Acorn Media // 1993 // 488 Minutes // Not Rated
Reviewed by Appellate Judge James A. Stewart // May 21st, 2009
Henry: "Complete strangers are going to come here and eat my
Margaret: "I know. Extraordinary, isn't it?"
Let's see: a pieman solving mysteries while running a restaurant. That premise might sound familiar, but Henry Crabbe's specialty pie is steak and kidney, and he never raised any of his staffers from the dead. If you watch Pie in the Sky, you're more likely to be reminded of another detective show from WitzEnd, its British production company, starting with the opening that pans shelves lined with cookery books and coppery books, just as Lovejoy's opening pans the antiques its protagonist loves so much. Like Lovejoy, Henry Crabbe has a magical touch with the occupation he's passionate about -- cooking, in this case -- and that profession factors into the series' cases. Unlike Lovejoy, Crabbe was a copper, so Pie in the Sky has a little extra grit in the recipe.
Pie in the Sky: Series 1 contains 10 episodes:
* "The Best of Both Worlds"
On the eve of his retirement to open the Pie in the Sky restaurant, Henry Crabbe (Richard Griffiths, Harry Potter and the Order of the Phoenix) is placed on suspension for an inquiry. Assistant Chief Constable Fisher (Malcolm Sinclair, V for Vendetta) sees that indefinite status as a good way to keep his best detective on the job. Crabbe hires Steve (Joe Duttine), an ex-con, as his second in the kitchen and Steve's girlfriend Linda (Alison McKenna) as a waitress.
* "The Truth Will Out"
Fisher asks Crabbe to track down a missing detective constable. In the process, he gets waiter John fired from a swanky hotel -- and hired for Pie in the Sky.
* "An Innocent Man"
One of Crabbe's customers thinks he's being followed. It turns out he's right: it's the law, and they want Crabbe's help to entrap him on a bribery rap.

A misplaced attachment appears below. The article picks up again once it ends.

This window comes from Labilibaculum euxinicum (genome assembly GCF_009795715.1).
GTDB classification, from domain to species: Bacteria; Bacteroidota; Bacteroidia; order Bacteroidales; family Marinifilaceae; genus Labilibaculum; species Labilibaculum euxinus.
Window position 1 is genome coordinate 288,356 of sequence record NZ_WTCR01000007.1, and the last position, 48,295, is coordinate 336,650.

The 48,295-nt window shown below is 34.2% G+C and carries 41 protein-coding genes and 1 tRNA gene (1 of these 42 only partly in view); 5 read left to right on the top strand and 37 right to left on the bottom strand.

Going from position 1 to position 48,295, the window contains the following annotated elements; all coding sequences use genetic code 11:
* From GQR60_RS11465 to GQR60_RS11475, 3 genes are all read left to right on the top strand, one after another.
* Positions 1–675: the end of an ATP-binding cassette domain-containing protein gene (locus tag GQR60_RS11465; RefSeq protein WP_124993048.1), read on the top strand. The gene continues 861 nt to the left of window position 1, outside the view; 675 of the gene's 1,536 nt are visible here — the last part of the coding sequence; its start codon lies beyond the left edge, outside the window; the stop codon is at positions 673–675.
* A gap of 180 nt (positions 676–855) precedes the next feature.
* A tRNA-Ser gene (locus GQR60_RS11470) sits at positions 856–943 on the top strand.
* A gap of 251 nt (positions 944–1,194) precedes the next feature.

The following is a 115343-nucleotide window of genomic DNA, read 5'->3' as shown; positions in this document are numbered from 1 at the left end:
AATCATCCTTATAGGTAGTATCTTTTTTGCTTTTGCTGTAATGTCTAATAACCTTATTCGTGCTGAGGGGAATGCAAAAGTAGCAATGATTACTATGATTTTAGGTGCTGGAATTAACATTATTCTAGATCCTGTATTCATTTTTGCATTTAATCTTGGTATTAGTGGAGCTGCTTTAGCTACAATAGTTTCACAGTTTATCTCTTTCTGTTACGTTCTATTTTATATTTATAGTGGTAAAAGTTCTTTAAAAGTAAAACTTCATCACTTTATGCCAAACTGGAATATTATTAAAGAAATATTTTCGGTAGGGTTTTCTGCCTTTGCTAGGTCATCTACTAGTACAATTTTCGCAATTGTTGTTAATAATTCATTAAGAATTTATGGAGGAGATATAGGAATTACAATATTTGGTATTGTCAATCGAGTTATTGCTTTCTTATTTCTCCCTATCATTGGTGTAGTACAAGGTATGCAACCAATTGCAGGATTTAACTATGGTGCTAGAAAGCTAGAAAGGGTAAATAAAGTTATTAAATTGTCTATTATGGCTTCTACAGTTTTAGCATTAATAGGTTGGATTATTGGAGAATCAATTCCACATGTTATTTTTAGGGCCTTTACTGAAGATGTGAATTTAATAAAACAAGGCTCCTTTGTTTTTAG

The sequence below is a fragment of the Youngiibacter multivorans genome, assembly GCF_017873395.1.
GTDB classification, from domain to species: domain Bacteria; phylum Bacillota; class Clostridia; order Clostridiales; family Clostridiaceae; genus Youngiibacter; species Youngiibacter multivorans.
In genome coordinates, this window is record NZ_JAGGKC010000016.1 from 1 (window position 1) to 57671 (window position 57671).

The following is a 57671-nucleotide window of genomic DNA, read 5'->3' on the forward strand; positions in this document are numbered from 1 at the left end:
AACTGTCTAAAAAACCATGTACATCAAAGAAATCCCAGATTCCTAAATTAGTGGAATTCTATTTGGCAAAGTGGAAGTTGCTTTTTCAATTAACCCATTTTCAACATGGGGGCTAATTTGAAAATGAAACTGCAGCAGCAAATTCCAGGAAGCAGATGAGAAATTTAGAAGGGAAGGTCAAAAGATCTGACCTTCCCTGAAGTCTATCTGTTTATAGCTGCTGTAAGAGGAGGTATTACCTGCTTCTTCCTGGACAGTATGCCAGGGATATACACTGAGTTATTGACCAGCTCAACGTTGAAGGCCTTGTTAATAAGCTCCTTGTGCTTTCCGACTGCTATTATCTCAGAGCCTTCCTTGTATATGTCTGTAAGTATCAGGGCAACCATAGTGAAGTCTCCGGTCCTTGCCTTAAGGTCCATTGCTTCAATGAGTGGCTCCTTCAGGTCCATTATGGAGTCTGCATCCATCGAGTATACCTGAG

* "Once a Copper"
With Fisher away, Crabbe's free to devote full attention to Pie in the Sky. Naturally, he and PC Cambridge (Bella Anahoro, The Secret Laughter of Women) spot a villain right away. Meanwhile, the restaurant hosts the "Choose Middleton" committee's Japanese visitors.
* "A Shot in the Dark"
When Crabbe investigates a dead body at an airfield, he finds a lot of snails on the loose -- and Cambridge working undercover as a flight student to uncover a smuggling ring.
* "Undesirable Elements"
When Crabbe and Cambridge do a survey for Fisher, it gives Fisher the chance to investigate a possible murder without raising a fuss, Cambridge a chance at a research credit, and Crabbe a chance to meet a favorite cookery book author. It also gives Steve a chance to play detective on his own to get Crabbe's beloved knives back after a robbery.
* "Passion Fruit Fool"
Fisher's on vacation again. Naturally, Steve gets questioned for some burglaries committed by a pal (Andy Serkis, King Kong), and the dry cleaner suspects his girlfriend has been kidnapped.
* "A Matter of Taste"
Crabbe's investigating a "ram raid" at a wine dealer. Meanwhile, some shady characters looking for misdirected wine kidnap Margaret and her friend. On top of all that, Crabbe has to deal with zoning issues.
* "Who Only Stand and Wait"
Could Fisher have screwed up a murder case and sent an innocent man to jail? That's what it looks like when body parts turn up in a farmer's field. Meanwhile, a big-time chicken king is a fan of Crabbe's, but Crabbe is no fan of his.
* "Endangered Species"
Crabbe discovers that ecoterrorism goes both ways when Fisher tells him to track down a vandal opposed to a new motorway and his friend Henderson is attacked by thugs from the project's security company.